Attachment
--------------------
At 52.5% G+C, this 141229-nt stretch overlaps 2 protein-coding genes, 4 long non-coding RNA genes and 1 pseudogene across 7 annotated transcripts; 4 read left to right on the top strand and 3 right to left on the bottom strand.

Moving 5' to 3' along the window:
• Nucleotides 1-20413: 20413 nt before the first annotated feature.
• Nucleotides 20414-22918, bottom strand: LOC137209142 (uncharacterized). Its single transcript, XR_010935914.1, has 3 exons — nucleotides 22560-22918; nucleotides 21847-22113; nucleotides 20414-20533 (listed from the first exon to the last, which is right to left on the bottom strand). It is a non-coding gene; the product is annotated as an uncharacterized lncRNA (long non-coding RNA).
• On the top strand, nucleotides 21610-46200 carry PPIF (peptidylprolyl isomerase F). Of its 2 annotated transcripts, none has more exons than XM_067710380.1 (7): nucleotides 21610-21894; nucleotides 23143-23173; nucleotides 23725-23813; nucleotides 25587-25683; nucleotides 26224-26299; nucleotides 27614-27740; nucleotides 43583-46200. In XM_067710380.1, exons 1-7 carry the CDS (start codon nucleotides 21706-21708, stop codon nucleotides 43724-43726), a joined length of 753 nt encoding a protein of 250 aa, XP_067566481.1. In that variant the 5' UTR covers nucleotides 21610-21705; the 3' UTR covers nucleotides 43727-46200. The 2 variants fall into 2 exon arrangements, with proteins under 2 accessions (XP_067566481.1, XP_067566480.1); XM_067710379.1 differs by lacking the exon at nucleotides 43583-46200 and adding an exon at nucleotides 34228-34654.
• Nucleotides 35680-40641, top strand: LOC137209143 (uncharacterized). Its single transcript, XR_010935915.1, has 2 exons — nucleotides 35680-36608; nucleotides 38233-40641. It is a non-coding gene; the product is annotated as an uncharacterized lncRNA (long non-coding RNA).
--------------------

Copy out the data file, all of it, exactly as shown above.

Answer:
At 52.5% G+C, this 141229-nt stretch overlaps 2 protein-coding genes, 4 long non-coding RNA genes and 1 pseudogene across 7 annotated transcripts; 4 read left to right on the top strand and 3 right to left on the bottom strand.

Moving 5' to 3' along the window:
• Nucleotides 1-20413: 20413 nt before the first annotated feature.
• Nucleotides 20414-22918, bottom strand: LOC137209142 (uncharacterized). Its single transcript, XR_010935914.1, has 3 exons — nucleotides 22560-22918; nucleotides 21847-22113; nucleotides 20414-20533 (listed from the first exon to the last, which is right to left on the bottom strand). It is a non-coding gene; the product is annotated as an uncharacterized lncRNA (long non-coding RNA).
• On the top strand, nucleotides 21610-46200 carry PPIF (peptidylprolyl isomerase F). Of its 2 annotated transcripts, none has more exons than XM_067710380.1 (7): nucleotides 21610-21894; nucleotides 23143-23173; nucleotides 23725-23813; nucleotides 25587-25683; nucleotides 26224-26299; nucleotides 27614-27740; nucleotides 43583-46200. In XM_067710380.1, exons 1-7 carry the CDS (start codon nucleotides 21706-21708, stop codon nucleotides 43724-43726), a joined length of 753 nt encoding a protein of 250 aa, XP_067566481.1. In that variant the 5' UTR covers nucleotides 21610-21705; the 3' UTR covers nucleotides 43727-46200. The 2 variants fall into 2 exon arrangements, with proteins under 2 accessions (XP_067566481.1, XP_067566480.1); XM_067710379.1 differs by lacking the exon at nucleotides 43583-46200 and adding an exon at nucleotides 34228-34654.
• Nucleotides 35680-40641, top strand: LOC137209143 (uncharacterized). Its single transcript, XR_010935915.1, has 2 exons — nucleotides 35680-36608; nucleotides 38233-40641. It is a non-coding gene; the product is annotated as an uncharacterized lncRNA (long non-coding RNA).